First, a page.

The controversy over AT&T’s blueroom chopping out some anti-administration rhetoric from Pearl Jam’s performance of “Another Brick In The Wall” at Lollapalooza heated up over the weekend, with Chicago Sun-Times critic Jim DeRogatis tying the incident into his tireless complaining about Lollapalooza’s overwhelming corporate sponsorship, the Daily Swarm scouring message boards for incidents of the sound dropping out on other blueroom performers, and Wired‘s Listening Post blog finding that there was no “editing for content” clause in the release handed out to performers. One question that remains, though: Why is AT&T censoring for content in the first place, when its site makes no mention of the fact that live content is pre-screened before being beamed to the world?
A spokesperson for AT&T passed along a statement from the company that said, in part, “It’s not our intent to edit political comments in webcasts on attblueroom.com. Unfortunately, it has happened in the past in a handful of cases.” But the setup that the Sun-Times points out does intimate that the blueroom does edit for content, despite there being no disclaimer on the site that said screening takes place:
A suburban Chicago company provided a live video feed from the park to AT&T, and a freelance company in Los Angeles broadcast that stream on the Web several seconds later, after the footage was reviewed by a “content monitor” who could “bleep” or edit the footage because of objectionable content, much as network television does with shows like the Grammys.
“Ordinarily, they would not be at all interfering with the performance of a song — with lyrics or anything along those lines,” said Tiffany O’Brien Nels, AT&T’s Austin, Texas-based spokeswoman. “A good example of what they’re there for would be an artist engaged in typical stage banter where the profanity gets excessive. The reason we have that person in place is the Blue Room [Web site] is not age-restricted.”
Surely it would be nice for AT&T to be up-front about its content-screening policies, instead of having to let viewers know about them only after a particularly embarrassing screw-up. And given that AT&T is the only company that’s streaming these huge outdoor festivals–and it’s trying to trade on the cool factor of the “edgy” artists on their bills–the option to hear the unrated version of the shows would at least allow the adults in the audience to, you know, be treated like adults instead of condescended to “for the children.”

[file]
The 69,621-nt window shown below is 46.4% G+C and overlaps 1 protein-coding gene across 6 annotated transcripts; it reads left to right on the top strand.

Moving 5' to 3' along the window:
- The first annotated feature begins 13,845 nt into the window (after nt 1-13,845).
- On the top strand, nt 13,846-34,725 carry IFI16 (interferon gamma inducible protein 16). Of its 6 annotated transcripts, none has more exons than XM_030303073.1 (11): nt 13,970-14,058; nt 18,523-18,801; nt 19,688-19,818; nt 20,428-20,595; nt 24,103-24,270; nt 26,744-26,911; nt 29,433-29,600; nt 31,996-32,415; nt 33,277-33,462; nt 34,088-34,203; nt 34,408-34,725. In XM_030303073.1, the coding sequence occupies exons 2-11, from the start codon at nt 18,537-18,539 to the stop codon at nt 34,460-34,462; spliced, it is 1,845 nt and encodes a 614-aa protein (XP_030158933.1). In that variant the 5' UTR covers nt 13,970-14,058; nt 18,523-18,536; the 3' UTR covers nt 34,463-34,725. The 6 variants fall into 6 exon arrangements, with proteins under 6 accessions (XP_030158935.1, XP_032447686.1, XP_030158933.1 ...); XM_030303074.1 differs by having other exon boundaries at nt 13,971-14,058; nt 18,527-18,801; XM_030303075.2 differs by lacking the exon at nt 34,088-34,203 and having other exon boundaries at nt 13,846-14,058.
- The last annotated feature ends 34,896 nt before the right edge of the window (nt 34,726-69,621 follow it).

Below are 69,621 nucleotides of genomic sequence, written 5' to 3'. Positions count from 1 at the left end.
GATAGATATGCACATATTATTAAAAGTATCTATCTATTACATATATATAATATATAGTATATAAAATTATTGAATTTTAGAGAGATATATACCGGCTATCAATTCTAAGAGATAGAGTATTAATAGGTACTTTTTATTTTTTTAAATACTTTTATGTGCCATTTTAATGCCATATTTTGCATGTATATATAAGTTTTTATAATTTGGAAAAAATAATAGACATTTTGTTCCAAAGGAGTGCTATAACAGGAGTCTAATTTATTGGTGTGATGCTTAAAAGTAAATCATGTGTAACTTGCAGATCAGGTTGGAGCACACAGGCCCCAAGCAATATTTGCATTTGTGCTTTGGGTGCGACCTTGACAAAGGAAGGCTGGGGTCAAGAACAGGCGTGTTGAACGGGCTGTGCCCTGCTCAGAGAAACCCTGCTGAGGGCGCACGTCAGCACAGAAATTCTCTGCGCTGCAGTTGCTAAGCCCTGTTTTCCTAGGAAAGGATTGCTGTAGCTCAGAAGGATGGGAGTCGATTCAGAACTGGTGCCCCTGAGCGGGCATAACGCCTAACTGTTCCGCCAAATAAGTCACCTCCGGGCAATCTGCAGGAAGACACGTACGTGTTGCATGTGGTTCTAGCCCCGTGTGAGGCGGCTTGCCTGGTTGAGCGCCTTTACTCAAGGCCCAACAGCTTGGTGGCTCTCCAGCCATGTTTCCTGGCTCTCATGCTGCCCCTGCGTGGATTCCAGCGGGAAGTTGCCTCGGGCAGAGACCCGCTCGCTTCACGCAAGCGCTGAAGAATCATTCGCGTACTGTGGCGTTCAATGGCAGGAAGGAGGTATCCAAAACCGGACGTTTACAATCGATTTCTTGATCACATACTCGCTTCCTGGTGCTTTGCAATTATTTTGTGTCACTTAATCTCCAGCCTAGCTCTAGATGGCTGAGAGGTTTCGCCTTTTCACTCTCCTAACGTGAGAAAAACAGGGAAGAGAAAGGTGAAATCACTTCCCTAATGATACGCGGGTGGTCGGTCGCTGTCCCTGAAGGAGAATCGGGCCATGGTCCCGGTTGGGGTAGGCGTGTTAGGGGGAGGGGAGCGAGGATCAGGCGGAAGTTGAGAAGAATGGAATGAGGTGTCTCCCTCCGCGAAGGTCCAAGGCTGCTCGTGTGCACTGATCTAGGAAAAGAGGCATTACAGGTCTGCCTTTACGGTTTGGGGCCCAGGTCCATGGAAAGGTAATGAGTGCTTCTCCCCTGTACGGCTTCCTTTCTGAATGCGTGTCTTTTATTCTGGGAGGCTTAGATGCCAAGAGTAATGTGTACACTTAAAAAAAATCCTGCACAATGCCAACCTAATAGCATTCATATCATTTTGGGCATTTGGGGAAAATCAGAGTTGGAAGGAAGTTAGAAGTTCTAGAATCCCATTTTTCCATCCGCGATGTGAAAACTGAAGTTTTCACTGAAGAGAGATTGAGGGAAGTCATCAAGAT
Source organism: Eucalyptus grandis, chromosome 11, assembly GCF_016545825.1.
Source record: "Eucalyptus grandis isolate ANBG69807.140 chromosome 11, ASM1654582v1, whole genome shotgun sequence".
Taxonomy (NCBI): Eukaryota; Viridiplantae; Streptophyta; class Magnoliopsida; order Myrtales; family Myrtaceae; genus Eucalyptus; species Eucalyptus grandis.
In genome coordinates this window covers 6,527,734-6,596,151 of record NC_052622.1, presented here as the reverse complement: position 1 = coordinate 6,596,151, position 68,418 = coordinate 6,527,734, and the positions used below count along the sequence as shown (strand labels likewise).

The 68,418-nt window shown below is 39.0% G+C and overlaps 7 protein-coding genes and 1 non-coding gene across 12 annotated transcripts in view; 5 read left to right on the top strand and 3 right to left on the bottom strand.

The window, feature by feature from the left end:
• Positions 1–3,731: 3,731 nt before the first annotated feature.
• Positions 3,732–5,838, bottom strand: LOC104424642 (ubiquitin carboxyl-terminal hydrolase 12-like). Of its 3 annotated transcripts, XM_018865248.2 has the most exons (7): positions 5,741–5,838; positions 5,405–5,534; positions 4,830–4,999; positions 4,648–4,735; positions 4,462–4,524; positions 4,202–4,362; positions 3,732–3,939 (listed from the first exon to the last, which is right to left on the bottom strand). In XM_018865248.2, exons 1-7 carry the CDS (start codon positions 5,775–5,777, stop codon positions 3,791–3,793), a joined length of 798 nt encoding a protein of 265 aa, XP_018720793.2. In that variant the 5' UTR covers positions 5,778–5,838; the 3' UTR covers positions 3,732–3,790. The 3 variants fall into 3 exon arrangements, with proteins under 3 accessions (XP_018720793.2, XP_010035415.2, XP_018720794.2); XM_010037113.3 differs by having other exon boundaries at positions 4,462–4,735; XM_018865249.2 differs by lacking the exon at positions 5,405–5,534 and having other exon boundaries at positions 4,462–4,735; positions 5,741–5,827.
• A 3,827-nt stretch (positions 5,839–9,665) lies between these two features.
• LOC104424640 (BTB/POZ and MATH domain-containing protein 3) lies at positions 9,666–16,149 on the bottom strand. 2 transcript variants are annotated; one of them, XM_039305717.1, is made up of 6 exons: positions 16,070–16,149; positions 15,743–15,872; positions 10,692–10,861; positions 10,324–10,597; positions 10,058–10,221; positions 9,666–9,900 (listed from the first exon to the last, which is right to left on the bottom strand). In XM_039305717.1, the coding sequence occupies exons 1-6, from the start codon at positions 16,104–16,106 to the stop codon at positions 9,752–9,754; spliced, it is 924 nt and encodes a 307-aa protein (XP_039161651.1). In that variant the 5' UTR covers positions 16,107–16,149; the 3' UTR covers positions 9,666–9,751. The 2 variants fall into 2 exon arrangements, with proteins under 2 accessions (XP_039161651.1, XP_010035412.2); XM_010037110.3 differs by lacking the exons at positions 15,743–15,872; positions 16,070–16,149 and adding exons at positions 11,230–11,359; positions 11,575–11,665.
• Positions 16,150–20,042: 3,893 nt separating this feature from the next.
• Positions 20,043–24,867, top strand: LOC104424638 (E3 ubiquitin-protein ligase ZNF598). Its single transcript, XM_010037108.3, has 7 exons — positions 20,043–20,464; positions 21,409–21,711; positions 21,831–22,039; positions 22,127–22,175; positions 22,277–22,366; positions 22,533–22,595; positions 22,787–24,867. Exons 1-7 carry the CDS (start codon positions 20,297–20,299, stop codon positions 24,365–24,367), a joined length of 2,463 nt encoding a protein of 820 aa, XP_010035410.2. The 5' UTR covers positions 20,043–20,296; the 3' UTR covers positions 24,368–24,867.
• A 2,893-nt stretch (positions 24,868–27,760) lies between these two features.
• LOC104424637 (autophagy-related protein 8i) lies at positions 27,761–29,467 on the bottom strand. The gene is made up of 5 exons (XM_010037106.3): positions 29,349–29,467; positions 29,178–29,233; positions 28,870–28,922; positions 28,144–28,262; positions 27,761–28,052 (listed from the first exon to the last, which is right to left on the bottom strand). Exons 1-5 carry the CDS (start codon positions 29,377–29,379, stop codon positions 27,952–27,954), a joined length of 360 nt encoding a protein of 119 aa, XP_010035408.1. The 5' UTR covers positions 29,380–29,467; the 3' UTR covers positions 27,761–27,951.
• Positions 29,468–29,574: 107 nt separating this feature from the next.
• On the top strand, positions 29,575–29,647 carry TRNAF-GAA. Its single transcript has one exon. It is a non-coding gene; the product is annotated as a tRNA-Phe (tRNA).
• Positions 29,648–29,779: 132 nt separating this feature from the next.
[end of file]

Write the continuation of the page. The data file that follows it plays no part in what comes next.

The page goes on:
But what’s even more shady about this whole thing is the nature of the content-screening. Just who is this L.A.-based company–the absence of its name from the Sun-Times piece seemed a bit jarring–and what is its guidelines for profanity being “excessive”? We’ve already seen how MTV’s bleeping policies border on the incoherent, and I’d think that the “I know it when I see it” definition of obscenity for fans of artists like Pearl Jam or, shoot, even Tom Petty (whose performance of “You Don’t Know How It Feels” had its “let’s roll another joint” line allegedly bleeped by blueroomers) would be a lot different than those outlined in a training manual for people who are probably making about $15 an hour. So will AT&T come out with its guidelines for content screening? Or are users just supposed to guess at lyrics the way they have to with TRL broadcasts of Sean Kingston’s “Beautiful Girls”?
Corporate sponsor or corporate censor? [Chicago Sun-Times]